UBC Theses and Dissertations

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UBC Theses and Dissertations

Resonant and dissonant voices in the social landscape : the dynamics of a community economic development discourse Ree, Scott Alexander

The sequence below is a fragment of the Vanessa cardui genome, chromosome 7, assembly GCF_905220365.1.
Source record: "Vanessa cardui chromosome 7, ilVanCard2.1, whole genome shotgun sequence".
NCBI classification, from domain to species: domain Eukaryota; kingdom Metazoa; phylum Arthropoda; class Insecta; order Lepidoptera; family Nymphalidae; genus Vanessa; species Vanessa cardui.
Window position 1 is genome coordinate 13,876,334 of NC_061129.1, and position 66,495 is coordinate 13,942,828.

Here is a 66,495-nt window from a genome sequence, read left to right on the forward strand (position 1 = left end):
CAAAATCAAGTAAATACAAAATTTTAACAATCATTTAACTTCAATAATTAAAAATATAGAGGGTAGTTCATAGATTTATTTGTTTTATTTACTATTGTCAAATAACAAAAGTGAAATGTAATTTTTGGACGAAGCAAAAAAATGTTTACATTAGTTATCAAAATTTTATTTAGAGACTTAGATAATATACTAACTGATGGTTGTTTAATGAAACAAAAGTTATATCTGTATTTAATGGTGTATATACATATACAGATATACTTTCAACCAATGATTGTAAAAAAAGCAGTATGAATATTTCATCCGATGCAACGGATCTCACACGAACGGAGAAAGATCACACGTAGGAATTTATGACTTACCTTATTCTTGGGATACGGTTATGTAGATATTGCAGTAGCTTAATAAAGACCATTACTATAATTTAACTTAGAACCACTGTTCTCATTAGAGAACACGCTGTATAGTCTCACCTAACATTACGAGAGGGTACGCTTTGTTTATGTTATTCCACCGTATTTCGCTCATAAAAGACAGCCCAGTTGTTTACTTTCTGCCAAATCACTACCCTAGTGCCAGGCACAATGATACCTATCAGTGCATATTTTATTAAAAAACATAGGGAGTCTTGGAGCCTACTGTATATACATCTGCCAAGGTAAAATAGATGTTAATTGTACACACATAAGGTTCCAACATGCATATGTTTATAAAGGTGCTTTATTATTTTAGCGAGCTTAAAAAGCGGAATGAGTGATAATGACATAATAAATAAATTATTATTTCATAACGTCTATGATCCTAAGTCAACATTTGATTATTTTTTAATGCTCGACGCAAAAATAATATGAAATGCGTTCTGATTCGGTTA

This thesis is about the enabling and disabling role played by signifying systems such as language and discourse in processes of socio-political change. A Community Economic Development discourse provides an example which illustrates this role. Central to the thesis is a supposition that as social beings we are situated in formative relations, webs of signification which are constructed through socio-historical processes. These relations enable communication, association, identity, and social order, but as they are the product of exclusory processes, they are highly political; they make our lives meaningful but also powerful. Positions of domination and subordination can be formed and sustained in the exercise of order. Systems of signification play an important role in shaping and reshaping formative relations, in structuring the social landscape, by producing and reproducing meaning and knowledge. Meaning and knowledge affect thought and action through selective legitimization. Sign systems, therefore, are never innocent, despite often appearing as though natural. These systems give meaning to and yet distort lived experience; they present arbitrary associations as truth. In this way statements that people make are never entirely separate from value systems, or from dynamics of power in society. These statements may, innocently or not, reproduce the prevailing significations and help sustain dominant and subordinant positions. Hence writers cannot disassociate themselves from the formative relations and strategies of control in which they are embedded, or from the power and influence of their work. This structuring process, however, is not complete. We are not totally at the mercy of dominant cultural patterns and imposed significations and meanings. To produce one must exclude. So there remain reserved and uncultivated spaces in the social landscape. There are resistant texts and counter-discourses, there is noise outside of order. This noise insites and disrupts resonating currents. Disruption may force a break in formative relations and a change in the landscape. Community economic development provides an example of the effects of signifying systems. In this thesis, five positional characterizations are presented from statements about CED. These characterizations show that there are dissonant voices that challenge the dominant significations. Yet we also see the resonating power of myth, of dominant discourse, that transforms noise into order.

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